James Bond’s iconic Aston Martin DB5, which was stolen, has been reportedly found 25 years after its disappearance. The car first appeared in the franchise’s third film, Goldfinger. Initially, Ian Flemming, the creator of 007, wanted the secret agent to drive a DB Mark III by the company. However, the movie’s special effects expert, John Stears, convinced him to use the DB5 prototype.
In the film, Sean Connery played the role of Bond. He drove the car while utilizing the various weapons and gadgets, specially-equipped in the vehicle, to complete his missions. From Goldfinger, a long tale of love started between Bond and Aston Martin.
The car was used, with different versions, in several other James Bond films such as Thunderball. The car itself became popular, and one of the four original pieces with the gadgets was sold at an auction in 1986 for $275,000. However, in 1997, the car disappeared without a trace from its storage hangar at Boca Raton Airport in Florida. When the car was stolen, it was insured for a whopping $4.2 million.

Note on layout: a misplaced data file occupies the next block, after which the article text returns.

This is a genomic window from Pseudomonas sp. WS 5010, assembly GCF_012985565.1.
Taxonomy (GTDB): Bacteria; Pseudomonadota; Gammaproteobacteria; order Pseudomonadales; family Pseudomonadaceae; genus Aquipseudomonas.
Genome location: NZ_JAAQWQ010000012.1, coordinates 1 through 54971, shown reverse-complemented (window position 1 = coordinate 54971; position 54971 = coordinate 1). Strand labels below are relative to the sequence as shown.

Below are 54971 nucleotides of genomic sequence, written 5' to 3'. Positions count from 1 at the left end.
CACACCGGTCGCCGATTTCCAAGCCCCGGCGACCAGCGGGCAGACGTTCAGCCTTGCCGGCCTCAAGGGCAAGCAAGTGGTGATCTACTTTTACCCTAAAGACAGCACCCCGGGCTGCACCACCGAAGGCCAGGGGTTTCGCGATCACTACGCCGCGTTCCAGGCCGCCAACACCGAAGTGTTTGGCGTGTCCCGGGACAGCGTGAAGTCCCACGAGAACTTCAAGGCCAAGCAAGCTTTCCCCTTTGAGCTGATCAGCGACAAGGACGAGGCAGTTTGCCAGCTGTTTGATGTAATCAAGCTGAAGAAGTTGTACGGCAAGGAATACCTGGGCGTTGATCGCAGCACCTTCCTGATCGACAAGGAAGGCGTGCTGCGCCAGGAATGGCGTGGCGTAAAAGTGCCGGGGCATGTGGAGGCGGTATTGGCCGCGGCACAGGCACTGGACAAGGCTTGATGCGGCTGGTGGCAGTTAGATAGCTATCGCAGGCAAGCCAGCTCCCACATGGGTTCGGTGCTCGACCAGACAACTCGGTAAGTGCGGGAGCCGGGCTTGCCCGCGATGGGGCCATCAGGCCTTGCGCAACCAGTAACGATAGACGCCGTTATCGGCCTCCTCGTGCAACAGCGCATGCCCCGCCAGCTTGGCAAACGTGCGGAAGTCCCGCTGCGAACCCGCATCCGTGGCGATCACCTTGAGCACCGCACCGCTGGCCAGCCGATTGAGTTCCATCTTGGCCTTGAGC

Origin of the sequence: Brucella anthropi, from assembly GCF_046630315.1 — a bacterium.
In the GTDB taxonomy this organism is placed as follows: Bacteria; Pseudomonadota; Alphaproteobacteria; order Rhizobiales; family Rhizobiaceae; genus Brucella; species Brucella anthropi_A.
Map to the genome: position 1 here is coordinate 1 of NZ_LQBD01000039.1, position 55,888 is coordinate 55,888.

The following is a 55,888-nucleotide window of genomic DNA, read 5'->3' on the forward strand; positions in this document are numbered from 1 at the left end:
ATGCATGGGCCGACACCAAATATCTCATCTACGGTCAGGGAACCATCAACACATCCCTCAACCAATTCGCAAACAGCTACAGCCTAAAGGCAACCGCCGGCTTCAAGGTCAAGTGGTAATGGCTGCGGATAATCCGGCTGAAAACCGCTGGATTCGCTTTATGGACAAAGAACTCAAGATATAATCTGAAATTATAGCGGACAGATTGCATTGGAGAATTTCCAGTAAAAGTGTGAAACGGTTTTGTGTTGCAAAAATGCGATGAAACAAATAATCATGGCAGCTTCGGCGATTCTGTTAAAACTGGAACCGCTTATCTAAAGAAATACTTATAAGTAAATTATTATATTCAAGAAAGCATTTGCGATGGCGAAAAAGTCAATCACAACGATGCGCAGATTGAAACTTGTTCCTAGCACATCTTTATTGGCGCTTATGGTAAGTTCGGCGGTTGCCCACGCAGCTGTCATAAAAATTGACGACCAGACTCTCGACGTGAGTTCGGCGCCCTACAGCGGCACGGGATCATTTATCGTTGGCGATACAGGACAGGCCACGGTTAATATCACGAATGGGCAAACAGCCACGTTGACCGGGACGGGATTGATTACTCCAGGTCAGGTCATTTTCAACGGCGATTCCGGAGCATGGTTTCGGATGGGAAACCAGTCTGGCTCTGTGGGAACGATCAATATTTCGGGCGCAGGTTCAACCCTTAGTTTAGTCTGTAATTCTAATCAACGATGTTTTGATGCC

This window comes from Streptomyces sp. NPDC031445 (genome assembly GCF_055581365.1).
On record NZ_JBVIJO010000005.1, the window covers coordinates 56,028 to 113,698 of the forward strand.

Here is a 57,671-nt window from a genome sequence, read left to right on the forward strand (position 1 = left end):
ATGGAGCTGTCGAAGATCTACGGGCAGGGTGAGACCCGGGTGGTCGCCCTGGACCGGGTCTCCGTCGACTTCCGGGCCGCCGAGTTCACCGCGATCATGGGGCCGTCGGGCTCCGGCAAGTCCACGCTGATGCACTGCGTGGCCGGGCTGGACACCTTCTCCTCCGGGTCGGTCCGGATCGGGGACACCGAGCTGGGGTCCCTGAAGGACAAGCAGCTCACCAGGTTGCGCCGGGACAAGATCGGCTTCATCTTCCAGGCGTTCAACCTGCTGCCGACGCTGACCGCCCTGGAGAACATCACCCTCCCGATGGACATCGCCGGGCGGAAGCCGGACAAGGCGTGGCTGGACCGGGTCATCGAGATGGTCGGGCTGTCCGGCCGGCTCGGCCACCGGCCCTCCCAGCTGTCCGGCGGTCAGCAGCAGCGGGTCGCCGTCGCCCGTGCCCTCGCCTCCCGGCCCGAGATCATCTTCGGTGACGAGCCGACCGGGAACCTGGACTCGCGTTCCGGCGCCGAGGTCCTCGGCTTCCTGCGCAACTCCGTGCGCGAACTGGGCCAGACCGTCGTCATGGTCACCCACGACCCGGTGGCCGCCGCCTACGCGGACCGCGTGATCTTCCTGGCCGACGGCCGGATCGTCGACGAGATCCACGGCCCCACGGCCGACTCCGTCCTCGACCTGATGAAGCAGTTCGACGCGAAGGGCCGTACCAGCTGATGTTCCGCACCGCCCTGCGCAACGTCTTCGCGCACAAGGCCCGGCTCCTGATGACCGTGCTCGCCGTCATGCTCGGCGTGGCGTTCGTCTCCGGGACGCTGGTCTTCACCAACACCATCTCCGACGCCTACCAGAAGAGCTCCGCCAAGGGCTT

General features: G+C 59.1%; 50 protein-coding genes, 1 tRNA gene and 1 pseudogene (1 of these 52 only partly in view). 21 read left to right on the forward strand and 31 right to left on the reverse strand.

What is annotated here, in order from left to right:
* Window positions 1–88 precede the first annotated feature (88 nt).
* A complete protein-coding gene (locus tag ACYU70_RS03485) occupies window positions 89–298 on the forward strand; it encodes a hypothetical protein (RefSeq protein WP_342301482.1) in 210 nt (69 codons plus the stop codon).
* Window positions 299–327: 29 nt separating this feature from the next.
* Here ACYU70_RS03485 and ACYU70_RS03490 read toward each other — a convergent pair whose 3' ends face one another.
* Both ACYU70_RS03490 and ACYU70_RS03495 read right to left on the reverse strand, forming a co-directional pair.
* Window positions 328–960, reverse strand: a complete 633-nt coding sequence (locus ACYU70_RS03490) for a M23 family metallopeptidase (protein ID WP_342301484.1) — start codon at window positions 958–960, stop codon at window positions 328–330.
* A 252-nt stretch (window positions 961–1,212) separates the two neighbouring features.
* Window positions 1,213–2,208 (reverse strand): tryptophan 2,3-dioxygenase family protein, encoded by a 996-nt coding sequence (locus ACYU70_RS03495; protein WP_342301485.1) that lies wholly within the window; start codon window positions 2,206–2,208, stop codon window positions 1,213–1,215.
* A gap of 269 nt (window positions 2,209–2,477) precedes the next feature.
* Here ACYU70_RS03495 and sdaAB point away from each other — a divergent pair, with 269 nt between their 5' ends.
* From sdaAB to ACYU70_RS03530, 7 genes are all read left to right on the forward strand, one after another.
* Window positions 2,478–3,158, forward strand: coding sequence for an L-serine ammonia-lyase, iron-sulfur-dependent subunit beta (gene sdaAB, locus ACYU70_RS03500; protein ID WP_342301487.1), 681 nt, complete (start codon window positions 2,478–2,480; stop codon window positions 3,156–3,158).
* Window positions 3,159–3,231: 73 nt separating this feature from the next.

“M’s orders, 007. You will be using this Aston Martin DB5. With modifications. Now pay attention please…” pic.twitter.com/iiCUAIsECb
— James Bond (@007) August 23, 2021
After 25 years of the James Bond car’s disappearance, there have been reports that the original it has been found. A DB5 was recently spotted, which has the same VIN as that of the stolen Bond car. As per the reports, investigators believe that the vehicle is a part of a private collection somewhere in the Middle East. The found Aston Martin is reportedly worth $25 million.
The Aston Martin DB5 is one of the most famous cars in the world. Moreover, the model used in the film still has all the fancy customization done for the movie, including various weapons, tire shredders, a bulletproof windshield, smoke distributors, and the agent’s landmark ejector seat.
However, now the James Bond car is used more for promotional purposes. The only remaining original Aston Martin DB5 used in the film was auctioned in 2010 for $4.6 million.